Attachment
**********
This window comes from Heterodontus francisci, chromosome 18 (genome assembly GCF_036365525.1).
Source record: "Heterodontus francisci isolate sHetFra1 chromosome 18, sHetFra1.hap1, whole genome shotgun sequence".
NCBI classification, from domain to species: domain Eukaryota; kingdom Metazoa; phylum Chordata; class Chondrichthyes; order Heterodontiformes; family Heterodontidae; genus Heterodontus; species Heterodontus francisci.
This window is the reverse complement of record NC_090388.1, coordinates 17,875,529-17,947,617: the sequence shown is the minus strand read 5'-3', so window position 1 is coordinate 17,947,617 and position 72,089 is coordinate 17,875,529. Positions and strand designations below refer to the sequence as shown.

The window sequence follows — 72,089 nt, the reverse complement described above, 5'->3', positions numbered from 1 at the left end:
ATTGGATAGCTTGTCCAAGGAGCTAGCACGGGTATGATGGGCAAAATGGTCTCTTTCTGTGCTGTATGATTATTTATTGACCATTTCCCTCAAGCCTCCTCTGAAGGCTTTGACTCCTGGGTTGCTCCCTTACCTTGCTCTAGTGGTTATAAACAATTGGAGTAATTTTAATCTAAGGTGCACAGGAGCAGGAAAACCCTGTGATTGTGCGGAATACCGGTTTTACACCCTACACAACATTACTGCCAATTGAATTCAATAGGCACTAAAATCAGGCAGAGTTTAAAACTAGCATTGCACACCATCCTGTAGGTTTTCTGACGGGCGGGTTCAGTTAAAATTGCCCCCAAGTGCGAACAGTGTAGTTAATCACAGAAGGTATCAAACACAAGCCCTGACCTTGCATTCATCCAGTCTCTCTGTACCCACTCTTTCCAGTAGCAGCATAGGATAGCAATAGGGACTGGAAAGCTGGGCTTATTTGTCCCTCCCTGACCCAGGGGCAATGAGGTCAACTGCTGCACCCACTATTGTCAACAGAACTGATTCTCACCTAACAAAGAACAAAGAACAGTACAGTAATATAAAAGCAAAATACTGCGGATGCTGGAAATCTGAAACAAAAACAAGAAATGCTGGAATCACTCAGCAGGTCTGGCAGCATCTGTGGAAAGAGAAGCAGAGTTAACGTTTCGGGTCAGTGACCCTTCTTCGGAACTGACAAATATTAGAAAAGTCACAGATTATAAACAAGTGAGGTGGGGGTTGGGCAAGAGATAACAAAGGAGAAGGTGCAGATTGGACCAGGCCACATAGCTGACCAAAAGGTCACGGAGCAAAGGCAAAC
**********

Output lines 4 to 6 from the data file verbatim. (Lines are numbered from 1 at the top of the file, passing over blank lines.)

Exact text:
This window is the reverse complement of record NC_090388.1, coordinates 17,875,529-17,947,617: the sequence shown is the minus strand read 5'-3', so window position 1 is coordinate 17,947,617 and position 72,089 is coordinate 17,875,529. Positions and strand designations below refer to the sequence as shown.

The window sequence follows — 72,089 nt, the reverse complement described above, 5'->3', positions numbered from 1 at the left end:
ATTGGATAGCTTGTCCAAGGAGCTAGCACGGGTATGATGGGCAAAATGGTCTCTTTCTGTGCTGTATGATTATTTATTGACCATTTCCCTCAAGCCTCCTCTGAAGGCTTTGACTCCTGGGTTGCTCCCTTACCTTGCTCTAGTGGTTATAAACAATTGGAGTAATTTTAATCTAAGGTGCACAGGAGCAGGAAAACCCTGTGATTGTGCGGAATACCGGTTTTACACCCTACACAACATTACTGCCAATTGAATTCAATAGGCACTAAAATCAGGCAGAGTTTAAAACTAGCATTGCACACCATCCTGTAGGTTTTCTGACGGGCGGGTTCAGTTAAAATTGCCCCCAAGTGCGAACAGTGTAGTTAATCACAGAAGGTATCAAACACAAGCCCTGACCTTGCATTCATCCAGTCTCTCTGTACCCACTCTTTCCAGTAGCAGCATAGGATAGCAATAGGGACTGGAAAGCTGGGCTTATTTGTCCCTCCCTGACCCAGGGGCAATGAGGTCAACTGCTGCACCCACTATTGTCAACAGAACTGATTCTCACCTAACAAAGAACAAAGAACAGTACAGTAATATAAAAGCAAAATACTGCGGATGCTGGAAATCTGAAACAAAAACAAGAAATGCTGGAATCACTCAGCAGGTCTGGCAGCATCTGTGGAAAGAGAAGCAGAGTTAACGTTTCGGGTCAGTGACCCTTCTTCGGAACTGACAAATATTAGAAAAGTCACAGATTATAAACAAGTGAGGTGGGGGTTGGGCAAGAGATAACAAAGGAGAAGGTGCAGATTGGACCAGGCCACATAGCTGACCAAAAGGTCACGGAGCAAAGGCAAAC